Friday, January 18, 2008
Kenneth Anger: Filmmaker, Demi-God
I've finally begun watching the films in the recent DVD release of Volume 2 of the films of Kenneth Anger, which includes Scorpio Rising, Invocation of My Demon Brother, Lucifer Rising and others, spanning the years 1964-1981. Volume 1 came out in 2006, with films made from 1947 to 1954.
I do not own it yet, though I want to get one for myself. I ordered it for my class on Cinema and the Occult. It is a very nice "boxed set" with a nice booklet with writings by various filmmakers and students of his, including an introduction by Martin Scorcese (which gratified me because I had always thought his early student work owed a lot to Anger), an excerpt from a longer essay by Guy Maddin from Film Comment, and one very intriguing piece by none other than Bobby Beausoleil, who portrayed Lucifer in Lucifer Rising and eventually completed the film's soundtrack from a California prison (where he has been incarcerated since 1969, having committed murder after being prompted by everyone's favorite Summer of Love occult revivalist, Charles Manson).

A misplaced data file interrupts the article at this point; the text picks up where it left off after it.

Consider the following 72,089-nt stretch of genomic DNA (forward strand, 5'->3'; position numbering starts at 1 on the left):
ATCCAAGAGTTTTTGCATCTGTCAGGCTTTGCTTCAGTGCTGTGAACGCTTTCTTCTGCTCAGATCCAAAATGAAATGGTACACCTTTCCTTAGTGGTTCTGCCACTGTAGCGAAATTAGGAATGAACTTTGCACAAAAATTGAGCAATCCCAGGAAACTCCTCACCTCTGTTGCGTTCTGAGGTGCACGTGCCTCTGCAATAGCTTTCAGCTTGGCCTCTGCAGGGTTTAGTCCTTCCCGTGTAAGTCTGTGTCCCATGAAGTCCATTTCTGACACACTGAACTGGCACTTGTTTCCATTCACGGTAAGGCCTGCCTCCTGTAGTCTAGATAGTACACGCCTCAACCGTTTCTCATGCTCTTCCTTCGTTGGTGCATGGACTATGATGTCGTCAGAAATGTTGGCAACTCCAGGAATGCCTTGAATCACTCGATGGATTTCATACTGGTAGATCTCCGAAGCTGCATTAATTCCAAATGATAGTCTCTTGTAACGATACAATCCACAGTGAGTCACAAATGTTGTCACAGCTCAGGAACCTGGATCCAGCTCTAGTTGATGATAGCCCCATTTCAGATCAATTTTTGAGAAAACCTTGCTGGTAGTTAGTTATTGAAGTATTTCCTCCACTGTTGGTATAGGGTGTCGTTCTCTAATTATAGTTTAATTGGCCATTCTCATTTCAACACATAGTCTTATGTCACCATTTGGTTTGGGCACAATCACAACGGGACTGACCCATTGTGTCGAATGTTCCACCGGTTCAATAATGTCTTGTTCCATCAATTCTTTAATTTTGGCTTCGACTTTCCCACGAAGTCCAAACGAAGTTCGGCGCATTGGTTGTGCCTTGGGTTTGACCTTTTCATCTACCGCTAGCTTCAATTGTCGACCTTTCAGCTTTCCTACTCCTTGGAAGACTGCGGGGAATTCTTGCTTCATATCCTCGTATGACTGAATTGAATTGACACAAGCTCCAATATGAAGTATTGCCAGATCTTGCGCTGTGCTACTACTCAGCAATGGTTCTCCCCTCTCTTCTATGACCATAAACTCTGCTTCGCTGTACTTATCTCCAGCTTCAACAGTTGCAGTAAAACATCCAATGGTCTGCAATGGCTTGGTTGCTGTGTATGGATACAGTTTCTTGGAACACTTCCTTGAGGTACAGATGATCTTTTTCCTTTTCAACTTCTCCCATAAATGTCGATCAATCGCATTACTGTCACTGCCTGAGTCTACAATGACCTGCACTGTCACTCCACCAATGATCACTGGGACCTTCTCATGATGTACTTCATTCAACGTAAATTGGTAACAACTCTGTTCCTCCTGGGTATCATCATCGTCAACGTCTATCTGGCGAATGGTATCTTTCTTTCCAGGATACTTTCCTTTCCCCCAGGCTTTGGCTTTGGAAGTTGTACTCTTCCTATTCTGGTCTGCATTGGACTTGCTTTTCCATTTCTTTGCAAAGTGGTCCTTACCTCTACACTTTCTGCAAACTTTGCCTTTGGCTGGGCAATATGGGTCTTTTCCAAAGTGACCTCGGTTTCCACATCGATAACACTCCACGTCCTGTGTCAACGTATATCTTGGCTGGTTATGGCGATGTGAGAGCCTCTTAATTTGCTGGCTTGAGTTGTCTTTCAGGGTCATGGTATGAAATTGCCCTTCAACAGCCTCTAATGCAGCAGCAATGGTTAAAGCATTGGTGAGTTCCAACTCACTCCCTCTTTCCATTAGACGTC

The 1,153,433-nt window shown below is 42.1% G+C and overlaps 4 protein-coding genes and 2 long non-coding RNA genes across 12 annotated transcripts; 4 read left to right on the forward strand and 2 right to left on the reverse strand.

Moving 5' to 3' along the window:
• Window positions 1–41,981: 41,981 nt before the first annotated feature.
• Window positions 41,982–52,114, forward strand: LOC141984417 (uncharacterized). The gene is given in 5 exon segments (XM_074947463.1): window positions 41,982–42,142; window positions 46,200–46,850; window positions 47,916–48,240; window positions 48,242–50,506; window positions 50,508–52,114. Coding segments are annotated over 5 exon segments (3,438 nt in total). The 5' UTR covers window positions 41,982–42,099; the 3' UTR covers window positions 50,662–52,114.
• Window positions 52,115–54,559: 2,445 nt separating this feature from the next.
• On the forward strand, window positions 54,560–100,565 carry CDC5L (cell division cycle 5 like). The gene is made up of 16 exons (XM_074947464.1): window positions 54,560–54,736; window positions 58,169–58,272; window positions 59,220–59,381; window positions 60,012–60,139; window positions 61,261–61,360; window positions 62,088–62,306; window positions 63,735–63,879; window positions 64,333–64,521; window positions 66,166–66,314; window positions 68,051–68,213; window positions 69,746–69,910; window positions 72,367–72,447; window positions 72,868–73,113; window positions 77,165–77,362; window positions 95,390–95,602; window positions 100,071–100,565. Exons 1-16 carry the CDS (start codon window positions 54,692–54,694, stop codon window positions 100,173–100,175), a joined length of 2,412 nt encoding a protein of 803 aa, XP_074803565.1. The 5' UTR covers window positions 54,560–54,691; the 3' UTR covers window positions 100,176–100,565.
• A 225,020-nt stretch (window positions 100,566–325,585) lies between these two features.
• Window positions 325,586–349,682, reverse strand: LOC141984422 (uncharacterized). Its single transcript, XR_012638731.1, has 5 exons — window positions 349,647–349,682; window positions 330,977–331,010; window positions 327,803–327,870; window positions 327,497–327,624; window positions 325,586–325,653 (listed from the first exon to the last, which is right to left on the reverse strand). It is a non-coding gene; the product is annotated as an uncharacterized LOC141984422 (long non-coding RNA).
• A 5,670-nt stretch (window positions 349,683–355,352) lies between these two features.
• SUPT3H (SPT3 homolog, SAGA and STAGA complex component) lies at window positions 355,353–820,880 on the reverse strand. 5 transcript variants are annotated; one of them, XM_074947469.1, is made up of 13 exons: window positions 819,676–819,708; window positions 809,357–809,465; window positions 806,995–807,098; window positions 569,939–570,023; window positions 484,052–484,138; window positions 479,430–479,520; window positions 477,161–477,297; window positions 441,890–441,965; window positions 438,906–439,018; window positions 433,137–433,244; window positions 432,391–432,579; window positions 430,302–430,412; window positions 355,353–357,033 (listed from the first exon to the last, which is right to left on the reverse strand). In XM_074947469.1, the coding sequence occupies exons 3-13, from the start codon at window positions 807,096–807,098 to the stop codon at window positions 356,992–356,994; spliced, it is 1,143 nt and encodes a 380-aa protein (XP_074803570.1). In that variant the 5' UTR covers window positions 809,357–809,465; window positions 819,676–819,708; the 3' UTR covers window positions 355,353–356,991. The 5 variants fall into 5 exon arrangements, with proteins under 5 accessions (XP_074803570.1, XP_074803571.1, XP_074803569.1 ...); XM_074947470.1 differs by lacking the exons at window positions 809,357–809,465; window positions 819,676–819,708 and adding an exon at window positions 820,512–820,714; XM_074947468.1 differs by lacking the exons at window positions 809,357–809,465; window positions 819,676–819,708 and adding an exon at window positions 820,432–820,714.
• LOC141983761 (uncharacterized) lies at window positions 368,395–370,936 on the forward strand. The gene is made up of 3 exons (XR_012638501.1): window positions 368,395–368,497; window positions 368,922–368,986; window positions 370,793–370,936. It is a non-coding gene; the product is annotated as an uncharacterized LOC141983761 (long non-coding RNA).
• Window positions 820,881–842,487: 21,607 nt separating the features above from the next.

Anger's use of music, some popular (like all the girl groups, Elvis and Bobby Vinton songs in 1964's Scorpio Rising) and some original (like Mick Jagger's synthesizer drones in Invocation of My Demon Brother), his purity of vision, his arresting images, his ability to weave moods and ritualistic set pieces and cultural trappings into shocking and memorable dreamscapes is something that has really never been equalled. Nor, I suppose, could it be, since his films were not only ahead of their time, but also products of their exact eras, collaborators and momentary inspirations.